• Rand: State shines nationally in farming and manufacturing

    Regardless of the subject, it seems we always want to know how we stack up.

    It happens on the playing field and in places like the classroom.  It also takes place among the states as they try to gain any kind of competitive edge.

  • Should you own individual stocks and bonds or mutual funds?

    I have touched on this subject in a previous column, however, I want to elaborate a little more about “individual stock and bond ownership versus mutual funds.” There are many things you will need to consider when deciding which is best for you and your portfolio.

  • Fentanyl is latest trend with drug users

    One of the most difficult challenges fighting the war against illegal drug use is that when we begin making progress on one front, the battlefield invariably changes.

    We’ve seen that happen time and again over the past two decades.  Those “fronts” have ranged from meth and synthetic drugs to heroin and abuse of prescription medicine.

  • To Carrollton:

    Thank you, Carrollton.

    I mean it, I really do. This piece used to be assigned as part of the internship, but now I’m writing it because I love every reader of this paper. Every time I went to Speedway for my Goldfish and Hershey bar, there seemed to be someone in line in front of me buying a News-Democrat. For that, for reading the paper that I got to be a part of for the last 10 weeks, I’m eternally grateful.

  • More than 111,000 people visited the library last year

    July seems like a strange time to look back and reflect on the past year, but in library land this is when we evaluate what we did well and what we could work on. As good stewards of tax dollars, I feel it is our obligation to share that information with our community.

    I love statistics, numbers, percentages, charts, graphs, and all that fun stuff. Whenever I go on about these things people’s eyes tend to glaze over. While I know this stuff can be extremely dry, I will try to not go overboard. Numbers help us gauge how we are doing.

  • Many new state laws took effect July 14

    This year’s legislative session may have seemed like it was just about public-pension reform and budget-related matters, but the General Assembly approved a considerable number of other laws as well.  Since most take effect 90 days after the final gavel, barring an emergency or specific enactment date, that means nearly all of them became official this past Saturday.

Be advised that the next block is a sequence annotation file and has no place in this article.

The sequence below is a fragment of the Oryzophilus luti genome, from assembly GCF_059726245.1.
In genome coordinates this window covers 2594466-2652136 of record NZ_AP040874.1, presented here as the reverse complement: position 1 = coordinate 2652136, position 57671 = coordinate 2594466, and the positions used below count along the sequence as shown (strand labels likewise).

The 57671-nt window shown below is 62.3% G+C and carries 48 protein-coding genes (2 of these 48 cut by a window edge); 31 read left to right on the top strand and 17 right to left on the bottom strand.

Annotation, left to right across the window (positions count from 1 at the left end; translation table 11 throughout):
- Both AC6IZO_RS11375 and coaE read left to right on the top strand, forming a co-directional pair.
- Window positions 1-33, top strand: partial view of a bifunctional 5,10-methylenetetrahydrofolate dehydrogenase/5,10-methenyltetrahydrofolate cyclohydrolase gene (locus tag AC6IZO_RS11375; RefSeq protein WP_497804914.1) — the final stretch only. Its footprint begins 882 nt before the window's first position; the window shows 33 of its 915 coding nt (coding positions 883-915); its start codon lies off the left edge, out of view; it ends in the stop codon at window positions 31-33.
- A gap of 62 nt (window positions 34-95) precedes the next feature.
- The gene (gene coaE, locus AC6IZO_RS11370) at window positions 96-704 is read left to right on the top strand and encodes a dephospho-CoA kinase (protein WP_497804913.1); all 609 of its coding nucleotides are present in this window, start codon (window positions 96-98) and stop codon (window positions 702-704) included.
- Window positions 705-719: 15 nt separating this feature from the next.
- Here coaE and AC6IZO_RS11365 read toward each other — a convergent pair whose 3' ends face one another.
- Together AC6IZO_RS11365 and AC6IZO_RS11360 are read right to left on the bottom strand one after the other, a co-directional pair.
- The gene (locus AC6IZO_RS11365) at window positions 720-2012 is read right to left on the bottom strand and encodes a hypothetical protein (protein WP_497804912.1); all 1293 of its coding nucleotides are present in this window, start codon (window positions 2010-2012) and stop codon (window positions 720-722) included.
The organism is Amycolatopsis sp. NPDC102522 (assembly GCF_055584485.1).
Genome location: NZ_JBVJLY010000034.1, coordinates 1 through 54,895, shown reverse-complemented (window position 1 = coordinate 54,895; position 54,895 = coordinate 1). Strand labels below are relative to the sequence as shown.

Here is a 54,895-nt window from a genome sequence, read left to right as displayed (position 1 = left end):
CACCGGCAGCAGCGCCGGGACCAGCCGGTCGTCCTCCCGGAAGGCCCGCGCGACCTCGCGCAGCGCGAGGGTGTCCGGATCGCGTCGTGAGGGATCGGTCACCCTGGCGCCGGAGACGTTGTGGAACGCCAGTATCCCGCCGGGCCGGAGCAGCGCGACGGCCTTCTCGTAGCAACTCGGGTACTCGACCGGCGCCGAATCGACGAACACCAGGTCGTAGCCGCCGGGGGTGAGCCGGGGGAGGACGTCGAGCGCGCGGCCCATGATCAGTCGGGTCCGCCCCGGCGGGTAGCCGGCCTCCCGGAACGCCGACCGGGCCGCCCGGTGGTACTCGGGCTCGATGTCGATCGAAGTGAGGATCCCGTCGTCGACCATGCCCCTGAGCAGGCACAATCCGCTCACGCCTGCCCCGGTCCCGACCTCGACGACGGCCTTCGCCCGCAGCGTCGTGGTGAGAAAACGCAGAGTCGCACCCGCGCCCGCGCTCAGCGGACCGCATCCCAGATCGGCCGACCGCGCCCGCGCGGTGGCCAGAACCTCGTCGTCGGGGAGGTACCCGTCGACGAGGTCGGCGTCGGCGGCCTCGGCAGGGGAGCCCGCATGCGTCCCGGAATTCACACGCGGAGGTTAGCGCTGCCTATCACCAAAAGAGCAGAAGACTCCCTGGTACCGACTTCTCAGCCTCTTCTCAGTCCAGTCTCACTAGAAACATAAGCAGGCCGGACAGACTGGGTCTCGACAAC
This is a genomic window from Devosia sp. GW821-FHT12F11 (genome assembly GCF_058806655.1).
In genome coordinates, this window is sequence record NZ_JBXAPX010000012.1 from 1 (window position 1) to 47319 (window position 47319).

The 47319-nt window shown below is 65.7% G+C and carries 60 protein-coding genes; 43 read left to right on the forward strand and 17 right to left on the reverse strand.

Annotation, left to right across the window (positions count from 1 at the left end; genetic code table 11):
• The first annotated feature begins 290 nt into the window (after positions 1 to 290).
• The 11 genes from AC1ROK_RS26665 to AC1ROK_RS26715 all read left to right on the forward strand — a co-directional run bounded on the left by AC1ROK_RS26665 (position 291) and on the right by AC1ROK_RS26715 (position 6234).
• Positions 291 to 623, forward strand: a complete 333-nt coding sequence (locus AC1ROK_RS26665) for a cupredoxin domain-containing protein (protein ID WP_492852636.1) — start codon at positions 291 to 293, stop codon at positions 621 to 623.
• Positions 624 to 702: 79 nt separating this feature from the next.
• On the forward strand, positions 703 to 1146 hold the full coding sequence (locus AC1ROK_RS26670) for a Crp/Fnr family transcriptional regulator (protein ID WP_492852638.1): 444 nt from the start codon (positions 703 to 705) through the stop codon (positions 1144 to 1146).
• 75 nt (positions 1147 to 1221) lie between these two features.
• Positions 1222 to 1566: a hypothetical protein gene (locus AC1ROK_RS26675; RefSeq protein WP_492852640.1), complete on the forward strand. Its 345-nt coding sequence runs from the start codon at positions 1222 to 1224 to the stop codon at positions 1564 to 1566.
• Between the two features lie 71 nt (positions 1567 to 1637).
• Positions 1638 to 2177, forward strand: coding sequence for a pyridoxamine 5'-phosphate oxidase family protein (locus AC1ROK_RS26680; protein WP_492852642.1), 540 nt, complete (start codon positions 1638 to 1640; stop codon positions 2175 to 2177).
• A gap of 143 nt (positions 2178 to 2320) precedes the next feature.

• New community calendar highlights events in one spot

    When school is out in Carroll County, it’s kind of like having summer break around the newspaper office as well. More nights off, smaller newspapers (once the fair is over) and a less stressful environment in the office.

    The summer is when I catch up on organizing sports photos for parents, take Lynda.com lessons to improve my skills and brainstorm ways to make the newspaper better.

    Flip ahead to page 7 and you will notice something new–a combined community calendar.

  • Marsh addresses legislative changes in effect including pension rates, taxes

    July 1 has come and gone, and with that, we are seeing a lot of the legislative changes go into effect.

  • New formula for college funding unfair; new taxes will take from working class

    To get a better understanding of the size of Kentucky’s state budget, it may help to compare it to revenues earned by Fortune 500 companies.  In that scenario, we’d be about 83rd this year, putting us ahead of Coca-Cola and American Express, but a little behind Facebook and Best Buy.

  • Capital Gazette tragedy hits too close to home

    It happened more than nine hours away. But the tragedy at The Capital Gazette could have happened in any newsroom, including at The News-Democrat.

    On Thursday, June 28, five employees at The Capital Gazette in Annapolis, Md., were murdered by a man who held a grudge against the newspaper. The Capital Gazette ran a story in July 2011 about a criminal harassment case he was involved in, and he unsuccessfully sued the paper for defamation.